Most cars are fair game for AutoSolo. The most common tweak is simply inflating an extra 5-10psi for swifter turns and to reduce tyre wear. Then there are more advanced tweaks, such as Mark’s extra handbrake. “It’s a hydraulic version,” he explains. “It works better than the cable version. It also means I drive with one hand on the wheel and one on the brake.”
That’s in search of speed, although it’s rare that any car shifts out of first gear or over 40mph. But AutoSolo’s much more than that, says Malcolm. “It’s a safe environment to improve your car handling skills and learn how to respond if your car spins. That can pay off on real roads because you won’t panic.” It also appeals to budding Lewis Hamiltons. Children as young as 14 can race if driving a saloon with an experienced AutoSolo driver.
Mike Harrison and steward Pete Gregory enjoy the day's events.
Driving into history
Not only is this event fun, but it’s significant as this is the first time an AutoSolo event has taken place here. “It’s an honour,” says Malcolm. “It opened in 1907 and was the world’s first purpose-built motor-racing circuit. It held the first British Grand Prix in 1926 and also hosted many land-speed and distance records for cars, motorcycles and bicycles.”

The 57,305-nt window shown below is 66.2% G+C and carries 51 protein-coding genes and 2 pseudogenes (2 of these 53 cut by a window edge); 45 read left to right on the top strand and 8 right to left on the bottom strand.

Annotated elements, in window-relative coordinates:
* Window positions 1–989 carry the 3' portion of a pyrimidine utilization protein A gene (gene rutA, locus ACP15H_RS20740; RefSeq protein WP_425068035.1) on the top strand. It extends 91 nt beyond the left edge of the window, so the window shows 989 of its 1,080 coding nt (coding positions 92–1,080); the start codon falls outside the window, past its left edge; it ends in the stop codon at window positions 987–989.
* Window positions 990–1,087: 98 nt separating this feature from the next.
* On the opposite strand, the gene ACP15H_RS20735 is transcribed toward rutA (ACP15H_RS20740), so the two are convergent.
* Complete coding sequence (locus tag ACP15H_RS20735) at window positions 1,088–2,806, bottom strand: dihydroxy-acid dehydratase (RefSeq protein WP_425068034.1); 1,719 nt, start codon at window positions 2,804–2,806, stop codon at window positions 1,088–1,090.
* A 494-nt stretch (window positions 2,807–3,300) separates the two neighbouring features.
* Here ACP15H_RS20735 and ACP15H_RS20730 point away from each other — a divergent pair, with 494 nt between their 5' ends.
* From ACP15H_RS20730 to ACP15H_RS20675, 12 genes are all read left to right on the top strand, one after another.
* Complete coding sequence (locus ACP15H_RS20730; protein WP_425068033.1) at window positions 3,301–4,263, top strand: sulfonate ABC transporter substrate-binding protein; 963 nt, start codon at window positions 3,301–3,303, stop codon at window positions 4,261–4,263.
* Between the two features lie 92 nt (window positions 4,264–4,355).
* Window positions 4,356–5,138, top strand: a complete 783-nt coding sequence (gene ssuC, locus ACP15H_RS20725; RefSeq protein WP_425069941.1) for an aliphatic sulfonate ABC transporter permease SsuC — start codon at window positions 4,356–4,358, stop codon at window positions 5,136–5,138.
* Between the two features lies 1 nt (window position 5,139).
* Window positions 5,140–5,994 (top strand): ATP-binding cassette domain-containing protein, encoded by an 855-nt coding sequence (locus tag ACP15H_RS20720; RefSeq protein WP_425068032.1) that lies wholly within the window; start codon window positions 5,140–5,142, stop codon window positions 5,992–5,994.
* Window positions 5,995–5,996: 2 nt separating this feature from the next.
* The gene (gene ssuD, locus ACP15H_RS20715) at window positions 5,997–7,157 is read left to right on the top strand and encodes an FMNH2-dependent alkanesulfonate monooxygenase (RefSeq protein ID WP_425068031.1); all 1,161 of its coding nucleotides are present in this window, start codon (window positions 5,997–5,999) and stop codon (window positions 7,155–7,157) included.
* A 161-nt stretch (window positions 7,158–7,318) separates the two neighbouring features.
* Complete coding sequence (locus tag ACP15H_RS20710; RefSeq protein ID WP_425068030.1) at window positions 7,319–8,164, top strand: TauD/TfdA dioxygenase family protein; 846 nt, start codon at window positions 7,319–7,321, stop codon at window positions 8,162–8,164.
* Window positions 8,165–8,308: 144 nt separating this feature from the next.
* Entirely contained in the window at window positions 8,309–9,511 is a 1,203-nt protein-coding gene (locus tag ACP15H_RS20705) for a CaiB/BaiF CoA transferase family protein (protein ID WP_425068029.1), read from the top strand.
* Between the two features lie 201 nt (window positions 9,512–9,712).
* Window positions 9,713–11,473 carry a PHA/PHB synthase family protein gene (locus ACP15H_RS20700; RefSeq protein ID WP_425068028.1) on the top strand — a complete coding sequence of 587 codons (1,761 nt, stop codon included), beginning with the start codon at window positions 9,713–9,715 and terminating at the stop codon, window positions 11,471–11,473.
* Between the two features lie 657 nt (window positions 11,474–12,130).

Brooklands also doubled as Britain’s largest aircraft manufacturing centre. Hence, the Concorde that provides a backdrop to the day’s events. Little of the original track remains apart from a section of banking and the start-finish straight where today’s racing is taking place. There’s also a scoreboard seemingly stolen from horse racing. “It was,” says Malcolm. “Being the first motor-racing course, they weren’t sure of its design so they borrowed some ideas from horse racing. That’s why you have terms such as paddock.”
If the nostalgic scoreboard relayed the day’s times, fastest of the day would have gone to Robert Milligan, with Richard Matthews and his Mazda MX5 clocking in as the fastest Boundless member.
The award for most seductive Boundless car, however, goes to Mike Harrison and his charming Austin Healey Sprite. “It was made in 1967 and I’ve owned it since 1977,” grins Mike. “I use it at events like these but have also honeymooned in it and driven my daughter to her wedding. Cars are meant to be used, not left in the garage.”
“I’d recommend it,” concludes Mike. “I’m never going to win. But it’s not about competition. It’s cheap and, more importantly, every run leaves you with a huge grin.”